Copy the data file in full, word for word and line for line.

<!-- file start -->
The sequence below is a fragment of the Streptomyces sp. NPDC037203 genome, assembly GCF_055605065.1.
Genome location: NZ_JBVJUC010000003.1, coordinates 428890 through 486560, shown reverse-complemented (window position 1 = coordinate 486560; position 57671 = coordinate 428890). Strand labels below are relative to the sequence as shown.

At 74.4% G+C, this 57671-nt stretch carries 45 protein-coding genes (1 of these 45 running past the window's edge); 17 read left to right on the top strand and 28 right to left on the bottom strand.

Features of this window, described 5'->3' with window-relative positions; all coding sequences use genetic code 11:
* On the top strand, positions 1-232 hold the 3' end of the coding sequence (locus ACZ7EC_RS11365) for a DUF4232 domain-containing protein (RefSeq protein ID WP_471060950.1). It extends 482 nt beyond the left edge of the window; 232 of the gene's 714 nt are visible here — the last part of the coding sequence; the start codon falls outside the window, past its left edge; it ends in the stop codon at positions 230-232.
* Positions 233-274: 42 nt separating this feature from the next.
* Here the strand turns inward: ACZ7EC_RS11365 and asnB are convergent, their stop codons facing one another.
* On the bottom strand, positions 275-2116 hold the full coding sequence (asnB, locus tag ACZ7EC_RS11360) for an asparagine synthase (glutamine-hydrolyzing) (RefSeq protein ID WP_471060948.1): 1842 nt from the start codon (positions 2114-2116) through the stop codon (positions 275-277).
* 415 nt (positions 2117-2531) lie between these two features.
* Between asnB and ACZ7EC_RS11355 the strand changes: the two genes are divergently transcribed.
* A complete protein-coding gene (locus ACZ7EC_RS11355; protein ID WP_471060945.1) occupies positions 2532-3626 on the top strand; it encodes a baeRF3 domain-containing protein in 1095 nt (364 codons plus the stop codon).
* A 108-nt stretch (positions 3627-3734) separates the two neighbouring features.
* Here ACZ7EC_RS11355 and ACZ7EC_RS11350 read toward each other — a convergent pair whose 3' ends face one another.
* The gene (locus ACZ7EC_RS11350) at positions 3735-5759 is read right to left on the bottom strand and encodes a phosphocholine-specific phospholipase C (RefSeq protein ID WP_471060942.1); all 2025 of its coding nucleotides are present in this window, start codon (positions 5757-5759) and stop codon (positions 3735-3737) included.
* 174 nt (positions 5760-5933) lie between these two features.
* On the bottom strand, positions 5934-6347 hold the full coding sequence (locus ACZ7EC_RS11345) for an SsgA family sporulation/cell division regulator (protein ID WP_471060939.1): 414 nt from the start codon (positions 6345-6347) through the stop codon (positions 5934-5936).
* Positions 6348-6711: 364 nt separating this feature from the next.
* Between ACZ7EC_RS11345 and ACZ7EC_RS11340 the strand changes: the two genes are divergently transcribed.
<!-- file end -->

The sequence below is a fragment of the Streptomyces sp. NPDC037203 genome, assembly GCF_055605065.1.
Genome location: NZ_JBVJUC010000003.1, coordinates 428890 through 486560, shown reverse-complemented (window position 1 = coordinate 486560; position 57671 = coordinate 428890). Strand labels below are relative to the sequence as shown.

At 74.4% G+C, this 57671-nt stretch carries 45 protein-coding genes (1 of these 45 running past the window's edge); 17 read left to right on the top strand and 28 right to left on the bottom strand.

Features of this window, described 5'->3' with window-relative positions; all coding sequences use genetic code 11:
* On the top strand, positions 1-232 hold the 3' end of the coding sequence (locus ACZ7EC_RS11365) for a DUF4232 domain-containing protein (RefSeq protein ID WP_471060950.1). It extends 482 nt beyond the left edge of the window; 232 of the gene's 714 nt are visible here — the last part of the coding sequence; the start codon falls outside the window, past its left edge; it ends in the stop codon at positions 230-232.
* Positions 233-274: 42 nt separating this feature from the next.
* Here the strand turns inward: ACZ7EC_RS11365 and asnB are convergent, their stop codons facing one another.
* On the bottom strand, positions 275-2116 hold the full coding sequence (asnB, locus tag ACZ7EC_RS11360) for an asparagine synthase (glutamine-hydrolyzing) (RefSeq protein ID WP_471060948.1): 1842 nt from the start codon (positions 2114-2116) through the stop codon (positions 275-277).
* 415 nt (positions 2117-2531) lie between these two features.
* Between asnB and ACZ7EC_RS11355 the strand changes: the two genes are divergently transcribed.
* A complete protein-coding gene (locus ACZ7EC_RS11355; protein ID WP_471060945.1) occupies positions 2532-3626 on the top strand; it encodes a baeRF3 domain-containing protein in 1095 nt (364 codons plus the stop codon).
* A 108-nt stretch (positions 3627-3734) separates the two neighbouring features.
* Here ACZ7EC_RS11355 and ACZ7EC_RS11350 read toward each other — a convergent pair whose 3' ends face one another.
* The gene (locus ACZ7EC_RS11350) at positions 3735-5759 is read right to left on the bottom strand and encodes a phosphocholine-specific phospholipase C (RefSeq protein ID WP_471060942.1); all 2025 of its coding nucleotides are present in this window, start codon (positions 5757-5759) and stop codon (positions 3735-3737) included.
* 174 nt (positions 5760-5933) lie between these two features.
* On the bottom strand, positions 5934-6347 hold the full coding sequence (locus ACZ7EC_RS11345) for an SsgA family sporulation/cell division regulator (protein ID WP_471060939.1): 414 nt from the start codon (positions 6345-6347) through the stop codon (positions 5934-5936).
* Positions 6348-6711: 364 nt separating this feature from the next.
* Between ACZ7EC_RS11345 and ACZ7EC_RS11340 the strand changes: the two genes are divergently transcribed.